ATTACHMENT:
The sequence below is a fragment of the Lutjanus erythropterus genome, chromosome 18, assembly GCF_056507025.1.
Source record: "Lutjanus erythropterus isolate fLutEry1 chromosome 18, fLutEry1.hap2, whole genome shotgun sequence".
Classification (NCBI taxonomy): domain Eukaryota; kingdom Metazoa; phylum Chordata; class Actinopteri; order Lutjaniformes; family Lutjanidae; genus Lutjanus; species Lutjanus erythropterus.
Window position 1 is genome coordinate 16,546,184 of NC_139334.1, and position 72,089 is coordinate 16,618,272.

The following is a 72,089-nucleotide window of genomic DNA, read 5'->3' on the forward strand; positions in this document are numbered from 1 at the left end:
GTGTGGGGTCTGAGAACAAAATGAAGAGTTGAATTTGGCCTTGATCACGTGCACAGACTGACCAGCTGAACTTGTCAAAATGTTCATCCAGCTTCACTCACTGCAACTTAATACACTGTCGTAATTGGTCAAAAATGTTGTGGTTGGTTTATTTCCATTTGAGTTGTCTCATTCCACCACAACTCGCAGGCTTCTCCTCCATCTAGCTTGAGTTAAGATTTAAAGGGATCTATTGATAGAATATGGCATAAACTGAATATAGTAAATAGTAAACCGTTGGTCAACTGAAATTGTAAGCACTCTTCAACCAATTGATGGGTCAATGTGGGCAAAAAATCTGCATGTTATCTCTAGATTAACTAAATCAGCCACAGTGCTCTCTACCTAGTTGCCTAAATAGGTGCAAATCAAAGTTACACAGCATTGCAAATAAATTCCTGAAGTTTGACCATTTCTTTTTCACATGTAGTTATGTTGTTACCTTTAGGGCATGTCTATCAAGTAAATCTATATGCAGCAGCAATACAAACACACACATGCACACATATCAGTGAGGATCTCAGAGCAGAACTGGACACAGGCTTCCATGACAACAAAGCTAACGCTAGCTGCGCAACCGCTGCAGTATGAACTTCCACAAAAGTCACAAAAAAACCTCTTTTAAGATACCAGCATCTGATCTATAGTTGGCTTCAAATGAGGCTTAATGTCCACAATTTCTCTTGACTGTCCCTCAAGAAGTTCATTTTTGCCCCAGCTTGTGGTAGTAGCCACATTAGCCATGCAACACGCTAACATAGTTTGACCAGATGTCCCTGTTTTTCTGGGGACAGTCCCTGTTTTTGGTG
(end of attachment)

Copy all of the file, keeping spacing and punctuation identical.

The sequence below is a fragment of the Lutjanus erythropterus genome, chromosome 18, assembly GCF_056507025.1.
Source record: "Lutjanus erythropterus isolate fLutEry1 chromosome 18, fLutEry1.hap2, whole genome shotgun sequence".
Classification (NCBI taxonomy): domain Eukaryota; kingdom Metazoa; phylum Chordata; class Actinopteri; order Lutjaniformes; family Lutjanidae; genus Lutjanus; species Lutjanus erythropterus.
Window position 1 is genome coordinate 16,546,184 of NC_139334.1, and position 72,089 is coordinate 16,618,272.

The following is a 72,089-nucleotide window of genomic DNA, read 5'->3' on the forward strand; positions in this document are numbered from 1 at the left end:
GTGTGGGGTCTGAGAACAAAATGAAGAGTTGAATTTGGCCTTGATCACGTGCACAGACTGACCAGCTGAACTTGTCAAAATGTTCATCCAGCTTCACTCACTGCAACTTAATACACTGTCGTAATTGGTCAAAAATGTTGTGGTTGGTTTATTTCCATTTGAGTTGTCTCATTCCACCACAACTCGCAGGCTTCTCCTCCATCTAGCTTGAGTTAAGATTTAAAGGGATCTATTGATAGAATATGGCATAAACTGAATATAGTAAATAGTAAACCGTTGGTCAACTGAAATTGTAAGCACTCTTCAACCAATTGATGGGTCAATGTGGGCAAAAAATCTGCATGTTATCTCTAGATTAACTAAATCAGCCACAGTGCTCTCTACCTAGTTGCCTAAATAGGTGCAAATCAAAGTTACACAGCATTGCAAATAAATTCCTGAAGTTTGACCATTTCTTTTTCACATGTAGTTATGTTGTTACCTTTAGGGCATGTCTATCAAGTAAATCTATATGCAGCAGCAATACAAACACACACATGCACACATATCAGTGAGGATCTCAGAGCAGAACTGGACACAGGCTTCCATGACAACAAAGCTAACGCTAGCTGCGCAACCGCTGCAGTATGAACTTCCACAAAAGTCACAAAAAAACCTCTTTTAAGATACCAGCATCTGATCTATAGTTGGCTTCAAATGAGGCTTAATGTCCACAATTTCTCTTGACTGTCCCTCAAGAAGTTCATTTTTGCCCCAGCTTGTGGTAGTAGCCACATTAGCCATGCAACACGCTAACATAGTTTGACCAGATGTCCCTGTTTTTCTGGGGACAGTCCCTGTTTTTGGTG